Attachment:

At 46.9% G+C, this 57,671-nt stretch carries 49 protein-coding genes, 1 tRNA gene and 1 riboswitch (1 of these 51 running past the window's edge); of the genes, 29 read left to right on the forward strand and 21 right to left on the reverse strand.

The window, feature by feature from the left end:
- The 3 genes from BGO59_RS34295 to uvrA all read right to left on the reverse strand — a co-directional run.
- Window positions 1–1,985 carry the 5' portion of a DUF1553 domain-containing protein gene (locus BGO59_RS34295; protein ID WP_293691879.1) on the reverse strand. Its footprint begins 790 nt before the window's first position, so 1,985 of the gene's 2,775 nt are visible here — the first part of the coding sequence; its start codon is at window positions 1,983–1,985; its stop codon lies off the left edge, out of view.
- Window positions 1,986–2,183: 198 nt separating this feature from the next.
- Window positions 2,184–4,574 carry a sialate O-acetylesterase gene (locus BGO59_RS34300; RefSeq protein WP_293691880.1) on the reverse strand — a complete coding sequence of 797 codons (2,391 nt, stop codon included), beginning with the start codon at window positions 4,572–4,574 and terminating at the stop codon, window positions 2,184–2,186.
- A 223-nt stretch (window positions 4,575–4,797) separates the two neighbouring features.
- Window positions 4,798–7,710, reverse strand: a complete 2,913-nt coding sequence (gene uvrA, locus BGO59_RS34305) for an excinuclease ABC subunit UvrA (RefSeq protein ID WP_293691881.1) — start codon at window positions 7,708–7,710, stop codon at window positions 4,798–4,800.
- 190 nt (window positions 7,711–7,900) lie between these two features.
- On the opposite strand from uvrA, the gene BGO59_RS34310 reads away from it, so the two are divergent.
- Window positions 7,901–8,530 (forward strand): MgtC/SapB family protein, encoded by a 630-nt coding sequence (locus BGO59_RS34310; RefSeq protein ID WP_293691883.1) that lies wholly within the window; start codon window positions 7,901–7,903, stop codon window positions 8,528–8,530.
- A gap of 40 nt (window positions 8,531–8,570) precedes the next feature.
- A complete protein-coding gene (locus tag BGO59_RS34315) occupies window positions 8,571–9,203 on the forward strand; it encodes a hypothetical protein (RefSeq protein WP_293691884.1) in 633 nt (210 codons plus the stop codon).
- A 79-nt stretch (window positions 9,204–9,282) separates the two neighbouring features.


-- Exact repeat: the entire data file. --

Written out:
At 46.9% G+C, this 57,671-nt stretch carries 49 protein-coding genes, 1 tRNA gene and 1 riboswitch (1 of these 51 running past the window's edge); of the genes, 29 read left to right on the forward strand and 21 right to left on the reverse strand.

The window, feature by feature from the left end:
- The 3 genes from BGO59_RS34295 to uvrA all read right to left on the reverse strand — a co-directional run.
- Window positions 1–1,985 carry the 5' portion of a DUF1553 domain-containing protein gene (locus BGO59_RS34295; protein ID WP_293691879.1) on the reverse strand. Its footprint begins 790 nt before the window's first position, so 1,985 of the gene's 2,775 nt are visible here — the first part of the coding sequence; its start codon is at window positions 1,983–1,985; its stop codon lies off the left edge, out of view.
- Window positions 1,986–2,183: 198 nt separating this feature from the next.
- Window positions 2,184–4,574 carry a sialate O-acetylesterase gene (locus BGO59_RS34300; RefSeq protein WP_293691880.1) on the reverse strand — a complete coding sequence of 797 codons (2,391 nt, stop codon included), beginning with the start codon at window positions 4,572–4,574 and terminating at the stop codon, window positions 2,184–2,186.
- A 223-nt stretch (window positions 4,575–4,797) separates the two neighbouring features.
- Window positions 4,798–7,710, reverse strand: a complete 2,913-nt coding sequence (gene uvrA, locus BGO59_RS34305) for an excinuclease ABC subunit UvrA (RefSeq protein ID WP_293691881.1) — start codon at window positions 7,708–7,710, stop codon at window positions 4,798–4,800.
- 190 nt (window positions 7,711–7,900) lie between these two features.
- On the opposite strand from uvrA, the gene BGO59_RS34310 reads away from it, so the two are divergent.
- Window positions 7,901–8,530 (forward strand): MgtC/SapB family protein, encoded by a 630-nt coding sequence (locus BGO59_RS34310; RefSeq protein ID WP_293691883.1) that lies wholly within the window; start codon window positions 7,901–7,903, stop codon window positions 8,528–8,530.
- A gap of 40 nt (window positions 8,531–8,570) precedes the next feature.
- A complete protein-coding gene (locus tag BGO59_RS34315) occupies window positions 8,571–9,203 on the forward strand; it encodes a hypothetical protein (RefSeq protein WP_293691884.1) in 633 nt (210 codons plus the stop codon).
- A 79-nt stretch (window positions 9,204–9,282) separates the two neighbouring features.